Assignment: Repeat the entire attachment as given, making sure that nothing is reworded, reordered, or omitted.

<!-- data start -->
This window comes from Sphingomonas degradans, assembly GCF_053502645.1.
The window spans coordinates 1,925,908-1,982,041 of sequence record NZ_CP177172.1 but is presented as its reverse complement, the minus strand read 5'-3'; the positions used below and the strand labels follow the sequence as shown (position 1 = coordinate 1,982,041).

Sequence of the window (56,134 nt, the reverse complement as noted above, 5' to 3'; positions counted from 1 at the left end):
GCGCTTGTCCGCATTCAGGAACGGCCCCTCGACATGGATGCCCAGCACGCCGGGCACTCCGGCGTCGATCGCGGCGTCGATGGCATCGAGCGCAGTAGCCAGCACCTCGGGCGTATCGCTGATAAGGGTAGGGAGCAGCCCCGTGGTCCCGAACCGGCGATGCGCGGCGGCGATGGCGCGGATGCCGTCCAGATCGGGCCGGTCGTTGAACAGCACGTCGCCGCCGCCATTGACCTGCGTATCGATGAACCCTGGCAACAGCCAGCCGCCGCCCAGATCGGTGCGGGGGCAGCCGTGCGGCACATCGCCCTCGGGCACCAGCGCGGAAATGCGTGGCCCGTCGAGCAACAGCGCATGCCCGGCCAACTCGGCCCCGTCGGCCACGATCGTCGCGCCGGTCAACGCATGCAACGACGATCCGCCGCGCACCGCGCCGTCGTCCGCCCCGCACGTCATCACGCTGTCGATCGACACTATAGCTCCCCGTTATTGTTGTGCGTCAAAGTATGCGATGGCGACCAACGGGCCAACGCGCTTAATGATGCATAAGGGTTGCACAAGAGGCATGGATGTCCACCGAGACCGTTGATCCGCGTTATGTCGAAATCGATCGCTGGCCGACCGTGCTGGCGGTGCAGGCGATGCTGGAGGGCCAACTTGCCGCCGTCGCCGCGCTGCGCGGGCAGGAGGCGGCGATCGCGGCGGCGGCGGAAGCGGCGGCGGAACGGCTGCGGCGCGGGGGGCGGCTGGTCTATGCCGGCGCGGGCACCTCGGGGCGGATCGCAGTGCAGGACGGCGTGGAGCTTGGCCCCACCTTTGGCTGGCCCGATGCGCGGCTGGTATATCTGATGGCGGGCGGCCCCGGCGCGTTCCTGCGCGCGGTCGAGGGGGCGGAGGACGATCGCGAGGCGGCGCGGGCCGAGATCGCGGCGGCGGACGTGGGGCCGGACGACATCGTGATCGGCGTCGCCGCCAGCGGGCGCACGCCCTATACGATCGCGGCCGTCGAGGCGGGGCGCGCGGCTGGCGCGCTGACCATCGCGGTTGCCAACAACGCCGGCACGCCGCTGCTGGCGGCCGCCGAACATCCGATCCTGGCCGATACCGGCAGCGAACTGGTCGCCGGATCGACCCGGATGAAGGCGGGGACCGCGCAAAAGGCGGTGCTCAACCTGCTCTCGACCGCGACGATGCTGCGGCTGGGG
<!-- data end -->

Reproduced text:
This window comes from Sphingomonas degradans, assembly GCF_053502645.1.
The window spans coordinates 1,925,908-1,982,041 of sequence record NZ_CP177172.1 but is presented as its reverse complement, the minus strand read 5'-3'; the positions used below and the strand labels follow the sequence as shown (position 1 = coordinate 1,982,041).

Sequence of the window (56,134 nt, the reverse complement as noted above, 5' to 3'; positions counted from 1 at the left end):
GCGCTTGTCCGCATTCAGGAACGGCCCCTCGACATGGATGCCCAGCACGCCGGGCACTCCGGCGTCGATCGCGGCGTCGATGGCATCGAGCGCAGTAGCCAGCACCTCGGGCGTATCGCTGATAAGGGTAGGGAGCAGCCCCGTGGTCCCGAACCGGCGATGCGCGGCGGCGATGGCGCGGATGCCGTCCAGATCGGGCCGGTCGTTGAACAGCACGTCGCCGCCGCCATTGACCTGCGTATCGATGAACCCTGGCAACAGCCAGCCGCCGCCCAGATCGGTGCGGGGGCAGCCGTGCGGCACATCGCCCTCGGGCACCAGCGCGGAAATGCGTGGCCCGTCGAGCAACAGCGCATGCCCGGCCAACTCGGCCCCGTCGGCCACGATCGTCGCGCCGGTCAACGCATGCAACGACGATCCGCCGCGCACCGCGCCGTCGTCCGCCCCGCACGTCATCACGCTGTCGATCGACACTATAGCTCCCCGTTATTGTTGTGCGTCAAAGTATGCGATGGCGACCAACGGGCCAACGCGCTTAATGATGCATAAGGGTTGCACAAGAGGCATGGATGTCCACCGAGACCGTTGATCCGCGTTATGTCGAAATCGATCGCTGGCCGACCGTGCTGGCGGTGCAGGCGATGCTGGAGGGCCAACTTGCCGCCGTCGCCGCGCTGCGCGGGCAGGAGGCGGCGATCGCGGCGGCGGCGGAAGCGGCGGCGGAACGGCTGCGGCGCGGGGGGCGGCTGGTCTATGCCGGCGCGGGCACCTCGGGGCGGATCGCAGTGCAGGACGGCGTGGAGCTTGGCCCCACCTTTGGCTGGCCCGATGCGCGGCTGGTATATCTGATGGCGGGCGGCCCCGGCGCGTTCCTGCGCGCGGTCGAGGGGGCGGAGGACGATCGCGAGGCGGCGCGGGCCGAGATCGCGGCGGCGGACGTGGGGCCGGACGACATCGTGATCGGCGTCGCCGCCAGCGGGCGCACGCCCTATACGATCGCGGCCGTCGAGGCGGGGCGCGCGGCTGGCGCGCTGACCATCGCGGTTGCCAACAACGCCGGCACGCCGCTGCTGGCGGCCGCCGAACATCCGATCCTGGCCGATACCGGCAGCGAACTGGTCGCCGGATCGACCCGGATGAAGGCGGGGACCGCGCAAAAGGCGGTGCTCAACCTGCTCTCGACCGCGACGATGCTGCGGCTGGGG